Wednesday, September 14, 2011

Group Dynamics

I haven’t talked much here about my own musical experience. I tried many instruments as a child, and mastered none. The first was cello for three years as a boy, and the other longest one was piano for about a year. In between, I tried flute, oboe, even clarinet for a few minutes. But I would say that the only thing that really took, and that really has a bearing on what you read here, was my discovery of choral singing in high school. Once I got to that point, I found a preference for smaller chamber choirs, and I stayed with that for a few years into adulthood, until the demands of parenthood got in the way. More relevant to this blog was my education as a listener. That began with a wonderful gift from my parents. They were both amateur classical musicians, my father on oboe and my mother on violin. They had friends who played piano and cello, and they would get together at our house every Saturday night when I was a child to play chamber music. There was also a flute player who couldn’t always make it. So chamber music works were my lullabies. From this, I gained a lifelong appreciation of the sound of musicians interacting in small groups. My examples in this post have nothing to do with classical music, but the interplay of these musicians is just as wonderful.

The Boxcar Lilies: Leaving You (Was Like Quitting My Day Job)


The Boxcar Lilies are the trio of Jenny Goodspeed, Katie Clarke, and Stephanie Marshall. Each plays an instrument, (isn’t Katie Clarke the perfect name for a banjo player?), and they take turns on lead vocals, with the other two providing great support singing backup. Heartwood is their debut album, and they were more than ready. The album is a marvel of consistency, a solid work of contemporary folk that allows each of their voices to be heard, but shows why they are together. Jenny Goodspeed takes the lead on her song Leaving You. The song is an acoustic country waltz, and it leads you to expect a heartbroken break up song. But then the chorus arrives, and the song turns into a marvelously over the top brush off song. The Boxcar Lilies can show their serious side too, but I love the playfulness and good humor of this one.

The Steel Wheels: Riverside


As players, The Steel Wheels are a high energy bluegrass band, but on top of that are rock vocals. This is especially true of lead singer Trent Wagler. Their harmony arrangements are also inspired by gospel music, and some of the playing also has a jazzy feel to it. Can they make all this work together? Listen to Riverside. The song is actually a blues, the fervor of the performance is gospel, but, whatever else it is, it’s one of the mightiest and most righteous performances I have heard this year. And the album offers up many more treats of this kind, as well as some great slow burners, and a couple of fiery instrumentals.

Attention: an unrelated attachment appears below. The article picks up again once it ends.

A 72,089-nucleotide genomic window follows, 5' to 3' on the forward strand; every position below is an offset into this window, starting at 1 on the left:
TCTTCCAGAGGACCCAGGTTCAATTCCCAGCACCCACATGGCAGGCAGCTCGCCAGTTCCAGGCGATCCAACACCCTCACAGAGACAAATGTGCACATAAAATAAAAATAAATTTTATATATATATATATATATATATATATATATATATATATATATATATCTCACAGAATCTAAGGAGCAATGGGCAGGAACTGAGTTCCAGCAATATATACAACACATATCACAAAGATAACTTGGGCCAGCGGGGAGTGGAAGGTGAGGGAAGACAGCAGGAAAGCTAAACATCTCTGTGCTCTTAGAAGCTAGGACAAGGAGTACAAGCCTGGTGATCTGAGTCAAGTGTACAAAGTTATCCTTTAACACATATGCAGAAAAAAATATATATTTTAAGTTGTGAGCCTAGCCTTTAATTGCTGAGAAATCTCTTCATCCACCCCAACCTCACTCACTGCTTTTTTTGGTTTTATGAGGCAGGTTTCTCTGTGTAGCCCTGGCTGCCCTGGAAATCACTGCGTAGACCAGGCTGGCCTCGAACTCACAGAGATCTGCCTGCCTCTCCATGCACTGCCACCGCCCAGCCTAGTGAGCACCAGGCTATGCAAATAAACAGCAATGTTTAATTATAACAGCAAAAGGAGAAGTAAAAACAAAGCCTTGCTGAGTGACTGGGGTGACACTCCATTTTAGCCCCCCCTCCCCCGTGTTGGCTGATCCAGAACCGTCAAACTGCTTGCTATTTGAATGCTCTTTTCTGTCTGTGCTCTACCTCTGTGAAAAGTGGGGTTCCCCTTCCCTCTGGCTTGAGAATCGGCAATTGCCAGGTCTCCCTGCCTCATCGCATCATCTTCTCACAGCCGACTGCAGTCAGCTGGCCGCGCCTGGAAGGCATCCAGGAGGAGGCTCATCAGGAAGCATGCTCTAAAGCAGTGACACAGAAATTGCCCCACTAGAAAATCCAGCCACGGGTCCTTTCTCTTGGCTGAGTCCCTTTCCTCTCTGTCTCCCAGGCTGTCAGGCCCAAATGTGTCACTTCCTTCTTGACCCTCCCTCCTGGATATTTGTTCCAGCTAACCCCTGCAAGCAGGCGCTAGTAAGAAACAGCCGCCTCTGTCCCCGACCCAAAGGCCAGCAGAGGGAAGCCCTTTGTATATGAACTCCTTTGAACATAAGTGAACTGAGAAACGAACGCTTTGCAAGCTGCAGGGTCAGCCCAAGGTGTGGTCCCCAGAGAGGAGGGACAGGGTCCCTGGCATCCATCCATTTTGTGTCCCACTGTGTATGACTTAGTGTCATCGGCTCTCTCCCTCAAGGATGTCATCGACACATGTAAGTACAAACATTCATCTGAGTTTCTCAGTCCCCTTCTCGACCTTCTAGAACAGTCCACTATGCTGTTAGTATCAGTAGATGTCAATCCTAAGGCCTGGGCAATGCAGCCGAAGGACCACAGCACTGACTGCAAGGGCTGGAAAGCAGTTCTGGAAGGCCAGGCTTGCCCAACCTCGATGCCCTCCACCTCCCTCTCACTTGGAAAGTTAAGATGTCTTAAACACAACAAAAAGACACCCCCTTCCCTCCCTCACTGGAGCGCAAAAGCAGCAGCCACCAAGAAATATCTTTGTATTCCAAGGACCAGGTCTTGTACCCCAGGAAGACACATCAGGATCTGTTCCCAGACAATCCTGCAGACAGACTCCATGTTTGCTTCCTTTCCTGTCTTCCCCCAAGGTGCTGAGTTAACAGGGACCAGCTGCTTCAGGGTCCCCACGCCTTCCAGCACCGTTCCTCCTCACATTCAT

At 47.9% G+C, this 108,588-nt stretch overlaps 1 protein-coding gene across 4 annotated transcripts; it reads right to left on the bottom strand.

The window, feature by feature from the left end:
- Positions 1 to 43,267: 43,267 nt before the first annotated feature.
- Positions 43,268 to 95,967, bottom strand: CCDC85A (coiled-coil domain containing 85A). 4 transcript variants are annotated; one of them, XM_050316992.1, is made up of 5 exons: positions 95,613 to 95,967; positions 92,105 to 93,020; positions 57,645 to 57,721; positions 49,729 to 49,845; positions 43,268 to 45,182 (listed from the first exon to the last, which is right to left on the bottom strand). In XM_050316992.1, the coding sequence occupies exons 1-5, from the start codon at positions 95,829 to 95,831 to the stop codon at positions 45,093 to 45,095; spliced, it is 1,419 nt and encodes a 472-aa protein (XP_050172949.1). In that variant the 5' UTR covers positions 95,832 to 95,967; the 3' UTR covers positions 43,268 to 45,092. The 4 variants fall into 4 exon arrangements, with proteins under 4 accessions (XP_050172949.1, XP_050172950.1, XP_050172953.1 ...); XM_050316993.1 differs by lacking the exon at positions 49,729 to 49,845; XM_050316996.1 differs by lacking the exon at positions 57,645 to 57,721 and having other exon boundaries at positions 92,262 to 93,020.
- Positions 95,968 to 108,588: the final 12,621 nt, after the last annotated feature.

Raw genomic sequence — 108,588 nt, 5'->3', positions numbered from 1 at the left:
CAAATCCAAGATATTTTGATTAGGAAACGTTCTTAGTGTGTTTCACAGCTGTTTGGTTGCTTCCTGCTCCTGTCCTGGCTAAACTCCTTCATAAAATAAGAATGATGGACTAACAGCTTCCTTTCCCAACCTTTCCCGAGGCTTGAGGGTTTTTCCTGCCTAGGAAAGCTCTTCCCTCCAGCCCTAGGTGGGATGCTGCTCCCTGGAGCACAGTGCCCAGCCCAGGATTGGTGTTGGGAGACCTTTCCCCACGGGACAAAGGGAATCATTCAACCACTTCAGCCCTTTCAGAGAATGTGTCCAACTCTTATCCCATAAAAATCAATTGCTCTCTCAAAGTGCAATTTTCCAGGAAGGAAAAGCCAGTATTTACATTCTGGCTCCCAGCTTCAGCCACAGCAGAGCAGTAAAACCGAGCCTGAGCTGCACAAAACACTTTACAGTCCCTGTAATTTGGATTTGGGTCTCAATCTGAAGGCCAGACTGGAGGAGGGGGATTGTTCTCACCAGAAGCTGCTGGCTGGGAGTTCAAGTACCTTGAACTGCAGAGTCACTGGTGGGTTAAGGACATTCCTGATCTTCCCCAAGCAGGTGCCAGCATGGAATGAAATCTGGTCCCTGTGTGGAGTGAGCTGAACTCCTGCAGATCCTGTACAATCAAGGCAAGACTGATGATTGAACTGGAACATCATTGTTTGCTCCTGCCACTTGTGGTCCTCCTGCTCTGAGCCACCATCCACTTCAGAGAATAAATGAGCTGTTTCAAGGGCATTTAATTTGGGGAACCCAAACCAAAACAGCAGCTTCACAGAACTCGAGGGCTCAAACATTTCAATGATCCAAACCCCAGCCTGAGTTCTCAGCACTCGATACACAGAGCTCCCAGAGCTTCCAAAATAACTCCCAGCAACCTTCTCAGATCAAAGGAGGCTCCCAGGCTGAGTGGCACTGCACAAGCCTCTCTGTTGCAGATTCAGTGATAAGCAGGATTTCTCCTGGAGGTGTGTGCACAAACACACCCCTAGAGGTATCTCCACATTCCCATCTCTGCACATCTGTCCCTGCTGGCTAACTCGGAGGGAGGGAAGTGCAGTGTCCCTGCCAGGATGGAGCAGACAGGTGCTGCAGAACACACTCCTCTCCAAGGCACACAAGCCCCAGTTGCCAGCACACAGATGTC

Blame Sally: Parajos Sin Alas


What do you think of Country and Spaghetti Western as a new musical genre? The music of Blame Sally is the sound of country flying through a lonely canyon on a dry wind. There is the suggestion of space in this music, and a haunted quality. Parajos Sin Alas is a fine example of this sound, one of many on this album. The song uses the combination of syncopation and repetition to create an insistent quality that works beautifully. I only wish I knew what the Spanish words meant.

The Reneaus: Room For Roses


The other groups in this post share the writing and lead vocal duties. But the Reneaus are Ashley Cooper Winn’s band; she takes all of the lead vocals, and all of the songs are hers, at least on this album. That’s a perfectly good model for a band, and it certainly works here. Winn sings in a plaintive soprano with a bit of breath. A lot of the time, the instrumentation is that of a rock band, except for the stand up bass. That makes a powerful difference here. In the title track of Room For Roses, the bass starts things off with a rumble of thunder. The percussionist is playing what I think is a snare, cymbals, wood blocks, and maybe something I missed. There is a rhythm guitar, and the lead guitar has an abrasive tone that slashes through the song. The gentleness of Winn’s voice makes an excellent foil to this. There is an organ part in the background that helps to blend all of this together. This music is no more unsettled than the emotions it presents. And the combined effect is powerful indeed. Elsewhere on the album, there is banjo and some pedal steel. In all cases, The Reneaus show a great talent for combining musical sounds that don’t normally mix, and making them work.

The Greencards: Mrs Madness


The instrumentation is bluegrass, the vocals by Carol Young and Kym Warner are understated, but clear and full of feeling, and the musical style is… unpredictable in the best way. Their website refers to their “multi-dimensional Americana vision”; it’s clunky, but accurate. So some songs here lean towards bluegrass, some towards folk, still others have a jazzy feel that puts me in mind of David Grisman. And then there’s Mrs Madness. This one could have gone in my Cabaret post back in July. It’s probably the last thing you would expect from a folk group, but The Greencards seem to specialize in the unexpected, and they make it all work beautifully.